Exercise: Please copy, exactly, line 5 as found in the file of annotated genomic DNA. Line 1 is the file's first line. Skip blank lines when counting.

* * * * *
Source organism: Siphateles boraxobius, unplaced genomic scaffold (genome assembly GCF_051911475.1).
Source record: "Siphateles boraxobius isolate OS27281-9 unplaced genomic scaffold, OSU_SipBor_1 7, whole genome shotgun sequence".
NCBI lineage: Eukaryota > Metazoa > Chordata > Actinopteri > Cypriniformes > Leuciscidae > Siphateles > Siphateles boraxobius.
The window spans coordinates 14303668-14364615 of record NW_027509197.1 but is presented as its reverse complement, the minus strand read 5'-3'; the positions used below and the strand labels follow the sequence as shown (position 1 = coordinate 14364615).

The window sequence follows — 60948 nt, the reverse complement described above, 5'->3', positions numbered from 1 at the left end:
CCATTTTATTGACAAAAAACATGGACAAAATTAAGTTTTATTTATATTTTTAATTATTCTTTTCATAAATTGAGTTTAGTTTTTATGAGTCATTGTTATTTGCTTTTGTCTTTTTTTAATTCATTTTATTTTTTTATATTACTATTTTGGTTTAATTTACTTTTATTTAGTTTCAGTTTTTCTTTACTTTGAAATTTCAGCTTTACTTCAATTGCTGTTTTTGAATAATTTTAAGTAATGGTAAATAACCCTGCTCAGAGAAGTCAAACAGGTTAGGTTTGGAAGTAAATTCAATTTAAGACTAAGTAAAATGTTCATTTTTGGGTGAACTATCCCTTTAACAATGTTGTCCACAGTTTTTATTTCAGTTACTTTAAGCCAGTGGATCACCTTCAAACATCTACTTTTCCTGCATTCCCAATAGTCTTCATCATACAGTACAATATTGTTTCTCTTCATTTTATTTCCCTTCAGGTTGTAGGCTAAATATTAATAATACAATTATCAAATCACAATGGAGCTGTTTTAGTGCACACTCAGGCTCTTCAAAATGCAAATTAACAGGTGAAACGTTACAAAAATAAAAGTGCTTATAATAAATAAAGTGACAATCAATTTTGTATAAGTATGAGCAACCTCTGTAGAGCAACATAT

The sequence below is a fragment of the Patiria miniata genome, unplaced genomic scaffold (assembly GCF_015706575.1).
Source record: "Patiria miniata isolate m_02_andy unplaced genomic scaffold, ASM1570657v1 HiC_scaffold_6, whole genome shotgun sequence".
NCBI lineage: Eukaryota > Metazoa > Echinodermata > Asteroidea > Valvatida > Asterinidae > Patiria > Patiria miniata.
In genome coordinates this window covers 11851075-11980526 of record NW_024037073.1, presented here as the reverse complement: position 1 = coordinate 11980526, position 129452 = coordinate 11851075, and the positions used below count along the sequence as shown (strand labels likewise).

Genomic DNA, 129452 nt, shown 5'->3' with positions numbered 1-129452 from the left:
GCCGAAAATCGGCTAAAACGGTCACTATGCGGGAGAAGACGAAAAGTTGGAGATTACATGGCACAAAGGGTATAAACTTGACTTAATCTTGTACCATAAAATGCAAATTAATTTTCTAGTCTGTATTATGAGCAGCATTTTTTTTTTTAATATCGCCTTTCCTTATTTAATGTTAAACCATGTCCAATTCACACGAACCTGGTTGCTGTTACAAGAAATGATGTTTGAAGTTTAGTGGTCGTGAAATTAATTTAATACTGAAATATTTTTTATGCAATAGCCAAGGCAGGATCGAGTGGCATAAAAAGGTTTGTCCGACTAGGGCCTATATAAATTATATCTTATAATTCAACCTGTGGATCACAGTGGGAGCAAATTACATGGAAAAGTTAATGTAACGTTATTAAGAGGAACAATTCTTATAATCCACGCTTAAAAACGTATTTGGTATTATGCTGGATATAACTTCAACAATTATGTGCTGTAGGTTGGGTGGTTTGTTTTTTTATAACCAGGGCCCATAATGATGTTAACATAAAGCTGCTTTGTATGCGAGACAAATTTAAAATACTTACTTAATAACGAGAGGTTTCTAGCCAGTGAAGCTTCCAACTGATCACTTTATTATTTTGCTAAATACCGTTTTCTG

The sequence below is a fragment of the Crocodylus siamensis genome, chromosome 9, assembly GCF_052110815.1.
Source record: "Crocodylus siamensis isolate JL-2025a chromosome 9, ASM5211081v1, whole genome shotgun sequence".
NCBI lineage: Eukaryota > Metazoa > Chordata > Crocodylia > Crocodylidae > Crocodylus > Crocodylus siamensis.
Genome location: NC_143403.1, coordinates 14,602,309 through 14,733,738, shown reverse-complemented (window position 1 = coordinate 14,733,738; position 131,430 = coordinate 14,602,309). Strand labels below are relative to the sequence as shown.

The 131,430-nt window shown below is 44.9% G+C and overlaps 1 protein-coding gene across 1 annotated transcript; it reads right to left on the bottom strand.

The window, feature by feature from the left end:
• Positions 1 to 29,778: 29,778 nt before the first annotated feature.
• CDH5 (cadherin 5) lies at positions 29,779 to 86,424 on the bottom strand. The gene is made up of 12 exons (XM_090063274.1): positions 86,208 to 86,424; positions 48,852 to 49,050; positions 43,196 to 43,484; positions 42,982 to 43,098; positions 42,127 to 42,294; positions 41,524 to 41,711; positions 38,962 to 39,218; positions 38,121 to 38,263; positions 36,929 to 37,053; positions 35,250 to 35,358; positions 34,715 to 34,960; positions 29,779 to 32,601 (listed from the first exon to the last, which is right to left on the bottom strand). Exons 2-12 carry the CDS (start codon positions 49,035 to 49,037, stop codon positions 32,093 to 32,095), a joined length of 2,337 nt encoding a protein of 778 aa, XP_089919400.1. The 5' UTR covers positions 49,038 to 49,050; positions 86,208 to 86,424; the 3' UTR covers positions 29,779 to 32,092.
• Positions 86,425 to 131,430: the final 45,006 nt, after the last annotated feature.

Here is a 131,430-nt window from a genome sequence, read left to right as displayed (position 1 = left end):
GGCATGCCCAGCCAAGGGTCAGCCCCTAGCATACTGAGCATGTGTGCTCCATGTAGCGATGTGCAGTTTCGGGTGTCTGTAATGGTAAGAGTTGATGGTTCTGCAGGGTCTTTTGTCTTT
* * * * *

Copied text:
The window sequence follows — 60948 nt, the reverse complement described above, 5'->3', positions numbered from 1 at the left end: